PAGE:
Roanoke– A film made by a Cave Spring High School graduate, which stars his brother, is hitting the big screen in Roanoke next week. “Blue Ridge” will be shown at the Grandin Theatre in Grandin Village on Thursday, June 14. Writer and director Vincent Sweeney, who filmed it in 2008 in what looked like an abandoned mobile home park near New Castle, is scheduled to be at the Grandin and to answer questions after the 7:30 p.m. showing of the movie.
His brother Eric Sweeney, who graduated from CSHS in 1993, plays bad boy J.T.
The film is billed as “a rural tale of love and hate.” Sara’s grandfather, her last living relative, dies, and she falls in love with the troubled J.T. who lives in the trailer park in the country. They dream of running off together to work at an amusement park at the beach.
In the opening lines from the trailer (preview) of the movie, Sara says to J.T.:
“I love you and I don’t have nothing without you. I know you love me, too.”
“Felt like one of those love stories I’d always hear about and how it fills you all warm with fuzz, like when I was a little girl in my Daddy’s arms, I felt like my life was just starting…”
“Ever thought about moving somewhere? J.T. asks. “Ever been to the beach?” Sara answers, “I’ve always wanted to see one.”
“Blue Ridge” is scheduled to be available on DVD on Amazon.com in July. The movie’s Facebook page is at www.blueridgemovie.com.
Sweeney, who grew up in the Cave Spring area of Roanoke, explained he is “mostly living in LA right now because of the nature of dealing with film production, and I feel like I’m sort of a dual citizen.” He declined to say exactly how old he is, but admitted he is in his 30s.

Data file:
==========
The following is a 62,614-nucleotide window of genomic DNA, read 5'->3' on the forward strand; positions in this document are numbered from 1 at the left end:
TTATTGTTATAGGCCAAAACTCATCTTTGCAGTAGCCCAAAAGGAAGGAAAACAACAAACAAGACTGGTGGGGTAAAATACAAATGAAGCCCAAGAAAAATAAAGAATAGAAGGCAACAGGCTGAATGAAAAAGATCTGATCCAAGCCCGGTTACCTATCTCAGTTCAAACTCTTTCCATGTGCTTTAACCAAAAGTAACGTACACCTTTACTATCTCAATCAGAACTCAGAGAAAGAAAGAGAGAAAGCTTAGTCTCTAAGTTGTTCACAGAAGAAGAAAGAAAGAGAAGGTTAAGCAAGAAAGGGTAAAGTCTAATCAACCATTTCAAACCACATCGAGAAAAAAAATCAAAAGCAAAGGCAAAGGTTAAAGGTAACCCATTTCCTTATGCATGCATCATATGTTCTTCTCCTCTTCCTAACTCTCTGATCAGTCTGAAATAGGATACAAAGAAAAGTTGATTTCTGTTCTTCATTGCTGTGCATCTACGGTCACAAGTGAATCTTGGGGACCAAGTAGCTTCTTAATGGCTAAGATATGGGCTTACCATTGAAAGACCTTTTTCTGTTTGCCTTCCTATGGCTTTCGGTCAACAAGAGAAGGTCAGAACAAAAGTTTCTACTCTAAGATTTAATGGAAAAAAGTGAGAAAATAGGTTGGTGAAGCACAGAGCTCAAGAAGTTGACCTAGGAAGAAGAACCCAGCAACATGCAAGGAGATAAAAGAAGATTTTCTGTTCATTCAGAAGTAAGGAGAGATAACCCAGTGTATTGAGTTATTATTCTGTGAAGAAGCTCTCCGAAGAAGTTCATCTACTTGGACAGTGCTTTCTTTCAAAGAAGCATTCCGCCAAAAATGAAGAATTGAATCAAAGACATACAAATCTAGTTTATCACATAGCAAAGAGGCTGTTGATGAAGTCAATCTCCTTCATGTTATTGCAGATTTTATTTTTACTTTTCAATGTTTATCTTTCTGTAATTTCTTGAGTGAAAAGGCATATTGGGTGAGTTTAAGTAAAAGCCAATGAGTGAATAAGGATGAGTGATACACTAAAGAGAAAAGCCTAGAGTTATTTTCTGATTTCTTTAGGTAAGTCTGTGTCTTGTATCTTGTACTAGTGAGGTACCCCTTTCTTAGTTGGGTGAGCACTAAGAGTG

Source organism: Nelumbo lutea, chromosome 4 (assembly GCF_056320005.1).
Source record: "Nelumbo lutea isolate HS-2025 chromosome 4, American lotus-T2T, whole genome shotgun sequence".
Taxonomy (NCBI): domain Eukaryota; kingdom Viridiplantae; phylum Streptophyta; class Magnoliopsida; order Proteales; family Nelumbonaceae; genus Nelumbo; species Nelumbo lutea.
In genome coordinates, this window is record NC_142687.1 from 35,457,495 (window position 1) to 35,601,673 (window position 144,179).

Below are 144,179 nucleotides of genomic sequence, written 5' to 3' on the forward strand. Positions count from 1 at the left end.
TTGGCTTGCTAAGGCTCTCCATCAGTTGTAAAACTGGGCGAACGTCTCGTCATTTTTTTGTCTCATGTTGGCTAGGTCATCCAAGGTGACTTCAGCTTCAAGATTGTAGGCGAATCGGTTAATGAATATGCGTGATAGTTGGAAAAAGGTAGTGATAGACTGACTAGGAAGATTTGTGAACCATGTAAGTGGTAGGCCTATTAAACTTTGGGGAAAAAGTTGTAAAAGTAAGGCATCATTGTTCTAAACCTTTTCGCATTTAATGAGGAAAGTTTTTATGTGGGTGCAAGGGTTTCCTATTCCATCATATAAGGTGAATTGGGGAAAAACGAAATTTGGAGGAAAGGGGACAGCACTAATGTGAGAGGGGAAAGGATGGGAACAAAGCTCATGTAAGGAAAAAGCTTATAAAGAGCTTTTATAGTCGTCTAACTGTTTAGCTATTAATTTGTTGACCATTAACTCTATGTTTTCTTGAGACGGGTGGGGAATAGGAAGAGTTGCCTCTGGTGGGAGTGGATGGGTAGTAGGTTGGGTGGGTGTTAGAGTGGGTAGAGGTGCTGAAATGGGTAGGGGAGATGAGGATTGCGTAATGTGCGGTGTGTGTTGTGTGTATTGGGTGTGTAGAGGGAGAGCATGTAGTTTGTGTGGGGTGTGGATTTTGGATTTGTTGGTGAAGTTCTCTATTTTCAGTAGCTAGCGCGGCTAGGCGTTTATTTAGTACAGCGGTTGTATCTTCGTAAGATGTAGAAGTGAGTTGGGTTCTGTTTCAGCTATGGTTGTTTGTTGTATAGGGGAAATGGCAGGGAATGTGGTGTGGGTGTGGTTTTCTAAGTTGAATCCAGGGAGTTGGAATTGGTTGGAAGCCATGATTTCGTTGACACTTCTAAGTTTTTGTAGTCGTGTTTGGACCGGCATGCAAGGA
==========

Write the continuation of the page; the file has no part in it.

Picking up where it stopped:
Sweeney graduated from Cave Spring High School and was a volunteer firefighters with the Cave Spring Fire Department for 10 years, starting when he was 16. And yes, Eric Sweeney is his brother and graduated from CSHS in 1993. Their dad, Jerry Sweeney, still lives in the area.
Although the film is not yet rated, there is some “light R-rated material,” Sweeney pointed out, “and it is considered a dark comedy/drama. It won an award at the Virginia Independent Film Festival the year it was shot. Since then, Sweeney and others have worked to tighten up the formerly 97-minute movie, added the music that starts with “I’m Just a Poor Wayfarin’ Stranger,” and made other changes.
“The bulk of the film was shot in Craig County,” he said in an email interview last week from Los Angeles where he is currently living. “There are some shots in Giles such as the covered bridge near Mountain Lake, in an adult book store in Roanoke, Sissy’s Flea Market in Bassett, Va., Virginia Beach and Baltimore,” he added. And at one point, Sara and J.T. are crossing a swinging rope bridge Craig people will definitely recognize as being in the county.